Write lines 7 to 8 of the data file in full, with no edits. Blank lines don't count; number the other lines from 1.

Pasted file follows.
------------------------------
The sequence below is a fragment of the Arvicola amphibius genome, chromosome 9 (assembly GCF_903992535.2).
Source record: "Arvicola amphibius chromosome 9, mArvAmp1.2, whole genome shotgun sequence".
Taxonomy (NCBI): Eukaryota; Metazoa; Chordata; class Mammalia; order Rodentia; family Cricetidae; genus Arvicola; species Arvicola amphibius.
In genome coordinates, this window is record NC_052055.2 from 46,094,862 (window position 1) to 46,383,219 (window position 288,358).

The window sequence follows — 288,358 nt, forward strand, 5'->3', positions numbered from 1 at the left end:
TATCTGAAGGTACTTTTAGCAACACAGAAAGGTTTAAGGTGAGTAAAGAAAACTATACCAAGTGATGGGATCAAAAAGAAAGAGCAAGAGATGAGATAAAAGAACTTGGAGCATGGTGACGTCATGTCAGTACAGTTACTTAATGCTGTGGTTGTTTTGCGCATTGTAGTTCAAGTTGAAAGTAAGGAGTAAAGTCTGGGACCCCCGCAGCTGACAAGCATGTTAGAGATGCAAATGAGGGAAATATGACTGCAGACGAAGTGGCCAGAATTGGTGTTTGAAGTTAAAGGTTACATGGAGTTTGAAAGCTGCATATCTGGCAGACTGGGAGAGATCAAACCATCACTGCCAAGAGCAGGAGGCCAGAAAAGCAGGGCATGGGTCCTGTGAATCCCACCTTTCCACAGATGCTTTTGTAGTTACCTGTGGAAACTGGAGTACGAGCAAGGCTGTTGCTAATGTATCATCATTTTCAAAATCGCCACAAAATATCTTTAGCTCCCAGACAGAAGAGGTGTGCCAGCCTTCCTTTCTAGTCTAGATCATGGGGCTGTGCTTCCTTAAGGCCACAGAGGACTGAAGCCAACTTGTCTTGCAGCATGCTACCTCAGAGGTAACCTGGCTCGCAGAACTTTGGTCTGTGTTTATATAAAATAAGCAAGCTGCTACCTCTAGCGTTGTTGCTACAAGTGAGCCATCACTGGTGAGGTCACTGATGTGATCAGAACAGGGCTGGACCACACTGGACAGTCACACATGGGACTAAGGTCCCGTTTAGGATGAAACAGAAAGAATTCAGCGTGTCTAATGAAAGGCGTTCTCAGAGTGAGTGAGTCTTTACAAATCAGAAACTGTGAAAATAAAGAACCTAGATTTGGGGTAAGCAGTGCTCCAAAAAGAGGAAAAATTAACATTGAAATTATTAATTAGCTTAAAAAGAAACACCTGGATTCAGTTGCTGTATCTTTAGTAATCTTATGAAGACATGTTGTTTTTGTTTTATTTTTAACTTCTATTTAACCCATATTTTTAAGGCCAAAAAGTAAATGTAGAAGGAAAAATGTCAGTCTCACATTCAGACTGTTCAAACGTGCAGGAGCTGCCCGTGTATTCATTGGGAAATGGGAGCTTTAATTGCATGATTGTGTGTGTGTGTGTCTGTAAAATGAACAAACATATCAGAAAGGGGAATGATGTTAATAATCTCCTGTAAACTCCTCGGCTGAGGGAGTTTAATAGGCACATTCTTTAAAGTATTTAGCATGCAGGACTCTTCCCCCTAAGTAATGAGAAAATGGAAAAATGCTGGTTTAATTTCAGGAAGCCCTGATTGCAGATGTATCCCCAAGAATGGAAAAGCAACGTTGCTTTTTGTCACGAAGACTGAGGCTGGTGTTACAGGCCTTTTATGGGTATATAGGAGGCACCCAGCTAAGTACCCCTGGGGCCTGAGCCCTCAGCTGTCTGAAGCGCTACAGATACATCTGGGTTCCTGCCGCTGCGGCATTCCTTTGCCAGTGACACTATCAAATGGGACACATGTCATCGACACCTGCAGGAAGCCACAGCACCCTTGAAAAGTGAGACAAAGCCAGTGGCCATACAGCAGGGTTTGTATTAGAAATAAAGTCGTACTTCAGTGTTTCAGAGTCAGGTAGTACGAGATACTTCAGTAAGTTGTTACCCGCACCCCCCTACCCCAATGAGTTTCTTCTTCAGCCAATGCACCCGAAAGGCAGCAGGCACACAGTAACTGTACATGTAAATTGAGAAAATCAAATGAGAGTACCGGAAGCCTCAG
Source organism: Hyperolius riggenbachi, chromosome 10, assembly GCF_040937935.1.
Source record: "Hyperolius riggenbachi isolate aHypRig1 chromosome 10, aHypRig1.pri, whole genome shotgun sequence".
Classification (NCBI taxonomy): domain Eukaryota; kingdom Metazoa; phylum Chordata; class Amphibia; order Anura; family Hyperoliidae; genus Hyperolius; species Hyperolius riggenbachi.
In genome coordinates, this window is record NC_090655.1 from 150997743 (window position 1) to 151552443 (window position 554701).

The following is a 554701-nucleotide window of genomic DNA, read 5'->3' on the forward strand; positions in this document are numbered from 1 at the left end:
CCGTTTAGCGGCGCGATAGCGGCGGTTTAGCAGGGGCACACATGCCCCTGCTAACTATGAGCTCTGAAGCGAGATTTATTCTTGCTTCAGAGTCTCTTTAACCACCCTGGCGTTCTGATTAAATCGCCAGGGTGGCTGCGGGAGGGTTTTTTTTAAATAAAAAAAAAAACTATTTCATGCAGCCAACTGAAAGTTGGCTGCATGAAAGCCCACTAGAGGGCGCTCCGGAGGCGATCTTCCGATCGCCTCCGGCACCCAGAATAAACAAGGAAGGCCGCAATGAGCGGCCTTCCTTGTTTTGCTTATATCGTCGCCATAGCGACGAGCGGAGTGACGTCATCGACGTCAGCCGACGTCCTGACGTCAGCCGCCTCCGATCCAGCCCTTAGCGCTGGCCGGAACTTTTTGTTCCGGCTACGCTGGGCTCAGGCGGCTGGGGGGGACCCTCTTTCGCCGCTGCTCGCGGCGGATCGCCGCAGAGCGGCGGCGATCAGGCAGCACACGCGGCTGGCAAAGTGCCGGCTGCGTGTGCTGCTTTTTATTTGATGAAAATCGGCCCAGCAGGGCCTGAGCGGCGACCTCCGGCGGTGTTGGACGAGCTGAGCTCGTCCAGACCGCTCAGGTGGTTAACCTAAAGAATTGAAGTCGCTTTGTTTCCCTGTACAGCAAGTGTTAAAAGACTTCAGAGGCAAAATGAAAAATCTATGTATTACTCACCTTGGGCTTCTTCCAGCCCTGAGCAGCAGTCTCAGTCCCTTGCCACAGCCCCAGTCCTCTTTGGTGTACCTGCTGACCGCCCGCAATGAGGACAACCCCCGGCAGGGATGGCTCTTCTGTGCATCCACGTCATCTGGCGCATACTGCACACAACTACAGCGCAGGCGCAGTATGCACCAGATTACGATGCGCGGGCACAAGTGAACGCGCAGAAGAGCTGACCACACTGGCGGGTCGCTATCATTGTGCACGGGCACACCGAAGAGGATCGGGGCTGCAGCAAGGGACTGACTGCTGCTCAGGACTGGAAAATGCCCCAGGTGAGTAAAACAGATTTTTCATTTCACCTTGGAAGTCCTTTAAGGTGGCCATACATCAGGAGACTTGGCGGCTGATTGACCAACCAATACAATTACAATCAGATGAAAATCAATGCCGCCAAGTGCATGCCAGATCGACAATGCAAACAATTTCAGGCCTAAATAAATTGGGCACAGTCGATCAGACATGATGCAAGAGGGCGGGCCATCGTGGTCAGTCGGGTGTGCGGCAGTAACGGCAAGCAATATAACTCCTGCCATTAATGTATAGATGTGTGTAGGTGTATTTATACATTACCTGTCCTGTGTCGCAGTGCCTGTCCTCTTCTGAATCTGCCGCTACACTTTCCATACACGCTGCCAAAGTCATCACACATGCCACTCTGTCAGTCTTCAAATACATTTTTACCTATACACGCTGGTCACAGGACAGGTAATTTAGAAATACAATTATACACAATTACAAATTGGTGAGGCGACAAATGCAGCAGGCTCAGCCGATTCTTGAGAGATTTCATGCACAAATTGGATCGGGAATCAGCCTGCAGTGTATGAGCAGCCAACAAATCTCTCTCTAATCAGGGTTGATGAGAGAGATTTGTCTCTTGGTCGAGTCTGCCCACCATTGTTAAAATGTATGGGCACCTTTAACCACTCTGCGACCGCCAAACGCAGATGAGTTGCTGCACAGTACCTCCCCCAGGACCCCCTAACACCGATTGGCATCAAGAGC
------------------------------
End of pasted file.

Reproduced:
Source organism: Hyperolius riggenbachi, chromosome 10, assembly GCF_040937935.1.
Source record: "Hyperolius riggenbachi isolate aHypRig1 chromosome 10, aHypRig1.pri, whole genome shotgun sequence".